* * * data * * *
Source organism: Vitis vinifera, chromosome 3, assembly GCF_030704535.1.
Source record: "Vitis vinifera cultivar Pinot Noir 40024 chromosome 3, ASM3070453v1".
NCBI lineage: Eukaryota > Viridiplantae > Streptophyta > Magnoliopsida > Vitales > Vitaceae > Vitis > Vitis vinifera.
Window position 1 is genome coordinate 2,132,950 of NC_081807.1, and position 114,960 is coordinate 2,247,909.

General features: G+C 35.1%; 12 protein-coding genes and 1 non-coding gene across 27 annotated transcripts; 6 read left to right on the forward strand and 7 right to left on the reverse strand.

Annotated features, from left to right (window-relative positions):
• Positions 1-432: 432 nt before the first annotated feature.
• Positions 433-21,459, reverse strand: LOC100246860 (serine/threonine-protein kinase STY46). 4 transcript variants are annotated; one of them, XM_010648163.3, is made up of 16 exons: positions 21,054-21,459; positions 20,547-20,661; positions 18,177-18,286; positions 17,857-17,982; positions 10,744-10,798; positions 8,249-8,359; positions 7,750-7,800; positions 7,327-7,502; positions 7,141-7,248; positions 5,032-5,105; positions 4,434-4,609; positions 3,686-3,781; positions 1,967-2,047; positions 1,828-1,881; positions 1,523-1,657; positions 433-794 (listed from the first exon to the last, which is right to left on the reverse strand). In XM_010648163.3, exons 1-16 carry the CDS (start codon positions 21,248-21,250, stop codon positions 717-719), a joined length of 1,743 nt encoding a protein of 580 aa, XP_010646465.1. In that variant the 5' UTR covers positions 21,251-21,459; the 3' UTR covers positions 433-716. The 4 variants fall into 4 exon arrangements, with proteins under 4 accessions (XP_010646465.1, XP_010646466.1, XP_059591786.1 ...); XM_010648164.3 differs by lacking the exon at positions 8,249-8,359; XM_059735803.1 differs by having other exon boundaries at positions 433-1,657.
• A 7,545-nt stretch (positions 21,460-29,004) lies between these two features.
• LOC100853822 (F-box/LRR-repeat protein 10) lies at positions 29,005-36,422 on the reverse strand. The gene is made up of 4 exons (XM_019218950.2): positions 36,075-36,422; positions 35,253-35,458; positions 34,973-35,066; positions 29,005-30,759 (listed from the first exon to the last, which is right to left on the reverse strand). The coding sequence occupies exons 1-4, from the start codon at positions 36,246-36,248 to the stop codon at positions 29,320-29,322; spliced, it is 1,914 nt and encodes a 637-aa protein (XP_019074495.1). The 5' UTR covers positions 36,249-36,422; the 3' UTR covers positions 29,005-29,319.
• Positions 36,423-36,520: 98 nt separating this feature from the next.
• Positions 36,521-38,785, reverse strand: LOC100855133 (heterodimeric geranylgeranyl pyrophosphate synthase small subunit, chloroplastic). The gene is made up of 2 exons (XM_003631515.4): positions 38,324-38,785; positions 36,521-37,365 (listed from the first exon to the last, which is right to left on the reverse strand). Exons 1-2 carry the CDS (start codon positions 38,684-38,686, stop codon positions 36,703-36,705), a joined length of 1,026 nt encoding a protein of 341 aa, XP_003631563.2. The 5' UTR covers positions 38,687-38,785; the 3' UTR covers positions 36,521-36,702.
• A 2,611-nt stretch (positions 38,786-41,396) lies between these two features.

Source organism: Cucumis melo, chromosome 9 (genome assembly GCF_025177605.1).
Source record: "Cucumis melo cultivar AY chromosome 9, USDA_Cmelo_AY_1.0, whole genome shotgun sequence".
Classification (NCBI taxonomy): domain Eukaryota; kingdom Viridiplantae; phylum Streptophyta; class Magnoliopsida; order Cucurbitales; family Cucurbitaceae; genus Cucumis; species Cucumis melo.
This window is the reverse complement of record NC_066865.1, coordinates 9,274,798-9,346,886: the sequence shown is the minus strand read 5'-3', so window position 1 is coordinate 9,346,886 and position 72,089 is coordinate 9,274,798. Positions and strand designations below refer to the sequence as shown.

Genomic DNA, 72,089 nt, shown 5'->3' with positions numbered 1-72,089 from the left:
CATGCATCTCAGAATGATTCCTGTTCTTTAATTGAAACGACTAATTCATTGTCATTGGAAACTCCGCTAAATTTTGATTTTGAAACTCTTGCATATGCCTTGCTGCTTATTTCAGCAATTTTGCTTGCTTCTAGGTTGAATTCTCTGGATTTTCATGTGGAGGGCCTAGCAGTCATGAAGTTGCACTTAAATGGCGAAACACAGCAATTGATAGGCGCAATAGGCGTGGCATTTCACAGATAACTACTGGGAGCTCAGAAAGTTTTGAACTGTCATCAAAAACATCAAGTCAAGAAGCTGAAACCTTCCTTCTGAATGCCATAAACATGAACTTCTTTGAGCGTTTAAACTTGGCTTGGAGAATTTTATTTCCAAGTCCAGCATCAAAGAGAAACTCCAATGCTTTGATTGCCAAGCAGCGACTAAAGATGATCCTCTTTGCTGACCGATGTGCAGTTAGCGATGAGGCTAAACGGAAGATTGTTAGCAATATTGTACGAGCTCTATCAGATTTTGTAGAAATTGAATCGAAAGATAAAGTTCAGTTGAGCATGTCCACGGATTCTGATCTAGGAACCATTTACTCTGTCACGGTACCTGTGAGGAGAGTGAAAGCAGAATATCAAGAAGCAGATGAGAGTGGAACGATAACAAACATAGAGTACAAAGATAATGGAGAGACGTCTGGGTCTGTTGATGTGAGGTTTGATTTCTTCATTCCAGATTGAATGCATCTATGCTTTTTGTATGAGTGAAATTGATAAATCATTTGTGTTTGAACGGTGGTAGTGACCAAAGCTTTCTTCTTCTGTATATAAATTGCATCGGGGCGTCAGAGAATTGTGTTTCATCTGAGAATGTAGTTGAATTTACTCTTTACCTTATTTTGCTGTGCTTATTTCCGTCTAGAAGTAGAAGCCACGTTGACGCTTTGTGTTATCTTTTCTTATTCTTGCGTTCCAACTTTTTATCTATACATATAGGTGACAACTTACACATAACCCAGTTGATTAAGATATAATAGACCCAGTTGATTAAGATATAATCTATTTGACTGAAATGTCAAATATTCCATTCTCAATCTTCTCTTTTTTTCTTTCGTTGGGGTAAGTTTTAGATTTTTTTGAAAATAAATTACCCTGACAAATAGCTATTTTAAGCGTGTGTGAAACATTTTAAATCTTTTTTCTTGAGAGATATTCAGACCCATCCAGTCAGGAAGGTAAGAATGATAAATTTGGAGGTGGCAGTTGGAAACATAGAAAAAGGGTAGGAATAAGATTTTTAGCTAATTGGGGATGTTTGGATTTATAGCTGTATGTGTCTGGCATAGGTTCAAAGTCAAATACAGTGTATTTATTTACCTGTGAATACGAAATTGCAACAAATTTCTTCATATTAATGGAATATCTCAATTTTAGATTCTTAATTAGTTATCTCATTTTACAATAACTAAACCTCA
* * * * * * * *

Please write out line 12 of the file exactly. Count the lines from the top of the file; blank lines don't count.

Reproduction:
• Positions 36,521-38,785, reverse strand: LOC100855133 (heterodimeric geranylgeranyl pyrophosphate synthase small subunit, chloroplastic). The gene is made up of 2 exons (XM_003631515.4): positions 38,324-38,785; positions 36,521-37,365 (listed from the first exon to the last, which is right to left on the reverse strand). Exons 1-2 carry the CDS (start codon positions 38,684-38,686, stop codon positions 36,703-36,705), a joined length of 1,026 nt encoding a protein of 341 aa, XP_003631563.2. The 5' UTR covers positions 38,687-38,785; the 3' UTR covers positions 36,521-36,702.